I had such an overwhelming response on my post last week about Christmas books, prompted by the addition of a beautiful copy of Dicken's Christmas books to my library, that I thought it was probably worth highlighting everyone's responses in a separate post; like me, many of you enjoy festive reading so I thought that the recommendations should be shared. Vivienne over at Serendipity has had a similar idea and has put together a more comprehensive list of recommendations so do pop over and check that out.
This isn't by any means a definitive list, but some of people's favourites that were mentioned in the comments on my last post, and at the end I've added a section on baking!
Several people mentioned The man who invented Christmas, which is apparently a very readable biography of Dickens, by Andrew Billen. I'll definitely be getting that from the library, although I am intrigued to see that it has been classified as a children's book.
Another book I'll be getting out of the library is The Virago Book of Christmas which is an anthology of writings about Christmas by over 50 woman, including many famous names. It sounds like it could be something that I might want to dip into on each day of advent.
Other recommendations included some of my favourite Christmas reads - Miss Read's Country Christmas, The Tailor of Gloucester (Beatrix Potter) and A child's Christmas in Wales (Dylan Thomas). Two other children's book favourites are Jo of the Chalet School which has a lovely description of an Austrian Christmas, and Helen Craig's Angelina's Christmas which has glorious illustrations of the dancing mouse.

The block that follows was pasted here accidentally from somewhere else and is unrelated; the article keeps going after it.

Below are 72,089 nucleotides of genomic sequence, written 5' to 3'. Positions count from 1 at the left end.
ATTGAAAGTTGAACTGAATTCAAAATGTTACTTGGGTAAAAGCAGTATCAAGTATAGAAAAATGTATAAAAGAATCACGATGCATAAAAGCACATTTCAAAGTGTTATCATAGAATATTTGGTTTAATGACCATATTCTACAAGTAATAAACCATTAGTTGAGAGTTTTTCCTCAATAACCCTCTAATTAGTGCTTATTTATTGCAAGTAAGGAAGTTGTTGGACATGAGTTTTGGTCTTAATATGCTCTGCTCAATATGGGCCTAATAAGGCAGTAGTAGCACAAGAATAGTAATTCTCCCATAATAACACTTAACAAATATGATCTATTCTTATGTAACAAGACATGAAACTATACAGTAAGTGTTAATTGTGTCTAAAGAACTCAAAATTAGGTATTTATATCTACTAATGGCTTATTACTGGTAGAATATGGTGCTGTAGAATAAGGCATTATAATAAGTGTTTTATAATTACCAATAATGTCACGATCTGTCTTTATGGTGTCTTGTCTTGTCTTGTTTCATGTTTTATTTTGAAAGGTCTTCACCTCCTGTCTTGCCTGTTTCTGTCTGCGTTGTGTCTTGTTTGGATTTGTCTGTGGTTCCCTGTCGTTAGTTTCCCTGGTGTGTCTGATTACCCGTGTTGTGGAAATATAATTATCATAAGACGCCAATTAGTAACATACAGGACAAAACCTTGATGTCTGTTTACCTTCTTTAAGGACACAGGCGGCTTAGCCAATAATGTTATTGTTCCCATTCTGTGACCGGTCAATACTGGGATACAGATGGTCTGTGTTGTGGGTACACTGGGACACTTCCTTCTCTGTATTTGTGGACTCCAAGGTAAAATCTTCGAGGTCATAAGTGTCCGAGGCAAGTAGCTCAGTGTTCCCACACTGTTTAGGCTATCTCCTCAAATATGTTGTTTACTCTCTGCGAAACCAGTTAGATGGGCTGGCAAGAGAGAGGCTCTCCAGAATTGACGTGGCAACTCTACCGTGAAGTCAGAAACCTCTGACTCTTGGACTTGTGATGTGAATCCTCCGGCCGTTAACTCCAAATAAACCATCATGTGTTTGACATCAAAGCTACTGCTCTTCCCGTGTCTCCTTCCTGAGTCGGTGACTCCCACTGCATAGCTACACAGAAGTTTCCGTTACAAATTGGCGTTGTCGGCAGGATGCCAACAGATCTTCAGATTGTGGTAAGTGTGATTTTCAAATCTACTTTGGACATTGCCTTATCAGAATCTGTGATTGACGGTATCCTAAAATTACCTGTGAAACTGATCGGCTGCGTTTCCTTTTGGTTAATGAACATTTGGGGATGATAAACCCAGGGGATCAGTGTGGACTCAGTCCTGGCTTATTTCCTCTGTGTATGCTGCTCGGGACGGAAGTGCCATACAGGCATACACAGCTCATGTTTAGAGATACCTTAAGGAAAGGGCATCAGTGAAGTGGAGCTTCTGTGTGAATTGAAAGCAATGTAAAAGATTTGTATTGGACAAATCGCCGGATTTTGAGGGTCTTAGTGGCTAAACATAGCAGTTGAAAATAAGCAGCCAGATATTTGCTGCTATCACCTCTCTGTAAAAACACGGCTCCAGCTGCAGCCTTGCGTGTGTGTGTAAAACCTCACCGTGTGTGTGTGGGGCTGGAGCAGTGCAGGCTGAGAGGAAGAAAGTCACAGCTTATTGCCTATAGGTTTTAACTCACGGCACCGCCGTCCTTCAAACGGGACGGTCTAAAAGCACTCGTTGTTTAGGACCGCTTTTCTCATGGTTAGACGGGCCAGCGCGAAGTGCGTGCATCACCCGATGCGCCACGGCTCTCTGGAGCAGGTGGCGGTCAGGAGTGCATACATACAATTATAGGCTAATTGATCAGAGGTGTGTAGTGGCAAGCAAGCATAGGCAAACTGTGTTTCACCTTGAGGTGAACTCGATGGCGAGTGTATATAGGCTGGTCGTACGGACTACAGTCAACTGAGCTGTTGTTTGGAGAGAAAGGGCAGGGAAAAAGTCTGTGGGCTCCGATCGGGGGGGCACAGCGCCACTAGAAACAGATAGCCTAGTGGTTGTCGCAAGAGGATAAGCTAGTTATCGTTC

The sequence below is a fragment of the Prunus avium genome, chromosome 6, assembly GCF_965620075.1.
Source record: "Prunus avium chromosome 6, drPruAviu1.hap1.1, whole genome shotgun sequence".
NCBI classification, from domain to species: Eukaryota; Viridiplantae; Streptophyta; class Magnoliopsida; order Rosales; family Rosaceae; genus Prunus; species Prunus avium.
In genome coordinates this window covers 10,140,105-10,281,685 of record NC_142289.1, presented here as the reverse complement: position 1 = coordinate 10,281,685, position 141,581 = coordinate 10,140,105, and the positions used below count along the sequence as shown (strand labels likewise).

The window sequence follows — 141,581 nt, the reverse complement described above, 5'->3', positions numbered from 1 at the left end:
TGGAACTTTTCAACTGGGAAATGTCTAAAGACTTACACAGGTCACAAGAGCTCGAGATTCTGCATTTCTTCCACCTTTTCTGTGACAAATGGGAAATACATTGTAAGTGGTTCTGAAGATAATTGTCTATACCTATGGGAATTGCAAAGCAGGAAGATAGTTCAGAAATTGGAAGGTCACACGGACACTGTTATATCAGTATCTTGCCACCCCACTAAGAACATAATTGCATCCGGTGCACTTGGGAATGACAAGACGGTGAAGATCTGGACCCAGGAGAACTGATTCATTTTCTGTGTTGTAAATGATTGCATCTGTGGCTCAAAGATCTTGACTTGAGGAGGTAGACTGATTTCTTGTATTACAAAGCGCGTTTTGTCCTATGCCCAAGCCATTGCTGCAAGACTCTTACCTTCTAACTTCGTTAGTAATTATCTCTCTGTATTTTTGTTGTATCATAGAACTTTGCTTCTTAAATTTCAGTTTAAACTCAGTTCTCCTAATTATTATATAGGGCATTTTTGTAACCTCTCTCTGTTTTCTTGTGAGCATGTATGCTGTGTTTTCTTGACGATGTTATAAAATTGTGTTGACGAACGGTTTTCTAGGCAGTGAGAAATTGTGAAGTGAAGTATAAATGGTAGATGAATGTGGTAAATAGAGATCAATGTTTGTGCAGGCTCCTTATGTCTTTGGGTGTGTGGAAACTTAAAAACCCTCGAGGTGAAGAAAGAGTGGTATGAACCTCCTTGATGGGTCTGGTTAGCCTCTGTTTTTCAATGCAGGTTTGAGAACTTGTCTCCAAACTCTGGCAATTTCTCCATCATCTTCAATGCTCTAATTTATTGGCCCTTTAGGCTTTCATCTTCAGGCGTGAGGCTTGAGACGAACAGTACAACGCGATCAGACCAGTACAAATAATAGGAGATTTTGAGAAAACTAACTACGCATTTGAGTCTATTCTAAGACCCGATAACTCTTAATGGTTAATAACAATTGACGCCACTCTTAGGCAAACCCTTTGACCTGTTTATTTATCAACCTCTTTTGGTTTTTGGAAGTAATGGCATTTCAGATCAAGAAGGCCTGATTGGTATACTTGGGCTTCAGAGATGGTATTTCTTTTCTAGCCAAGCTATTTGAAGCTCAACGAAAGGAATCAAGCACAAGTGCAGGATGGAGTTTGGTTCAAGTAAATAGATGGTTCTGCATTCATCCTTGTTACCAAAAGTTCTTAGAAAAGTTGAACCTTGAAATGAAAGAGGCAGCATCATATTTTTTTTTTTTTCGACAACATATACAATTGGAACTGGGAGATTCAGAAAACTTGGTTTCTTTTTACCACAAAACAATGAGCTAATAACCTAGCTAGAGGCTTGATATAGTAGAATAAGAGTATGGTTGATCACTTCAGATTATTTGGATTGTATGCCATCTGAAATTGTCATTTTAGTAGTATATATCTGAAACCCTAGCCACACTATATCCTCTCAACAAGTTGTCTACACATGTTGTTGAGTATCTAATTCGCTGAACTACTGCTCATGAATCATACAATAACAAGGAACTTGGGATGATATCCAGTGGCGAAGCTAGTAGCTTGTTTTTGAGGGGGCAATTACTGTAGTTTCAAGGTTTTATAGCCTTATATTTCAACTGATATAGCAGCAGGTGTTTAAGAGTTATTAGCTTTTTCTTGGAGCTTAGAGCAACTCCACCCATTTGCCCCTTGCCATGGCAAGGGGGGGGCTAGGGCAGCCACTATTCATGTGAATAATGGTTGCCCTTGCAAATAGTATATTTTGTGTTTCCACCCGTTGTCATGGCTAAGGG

Some recommendations I had not heard of:
A Christmas memory (Truman Capote)
Mr Ive's Christmas (Oscar Hijuelos)
A redbird Christmas (Fannie Flagg)
Christmas holiday (Somerset Maugham)
but I had already got my eye on some of Sharon Owen's books - gentle chick-lit. I enjoyed an Amanda Brookfield with a Christmas theme last year, although I can't remember the title, and Alison Penton-Harper's Housewife on top was an amusing read last year.
Of course baking is an important part of Christmas; my favourite Christmas baking book is probably the Nigella Christmas book which I was given last year as a leaving present from my job - my mincemeat and Christmas chutney is Nigella this year, and last year I made wonderful orange and cranberry Christmas morning muffins. I had Delia's Happy Christmas out of the library last week, and it was a bit of a disappointment - to be honest, I could tell that the book was never going to do it for me as soon as I saw all of the comprehensive lists and plans at the front. As someone who comes from a very small family (only ever 3 of us for Christmas), who has spent the last two Christmases away, and will probably be spending Christmas with someone else's family, although I did once cook a Christmas dinner, the main bit of cooking that I do over Christmas is yummy baking. Even if I did have to "do" Christmas it would be all about the baking for me. So my other favourite Christmas book which I had from the library earlier this year but had to purchase is Linda Collister's Christmas treats which I'm sure I'll be sharing creations from soon. I believe the Hairy Bikers have a new book this Christmas and I might be interested to see that as they have done some interesting baking bits in the past.
Thanks for all of your suggestions, and I hope that you find this post interesting! I'll be writing nearer the time about the pile of un-Christmassy books that I hope to indulge myself in over the period.
Diana Tempest by Mary Cholmondeley
2 hours ago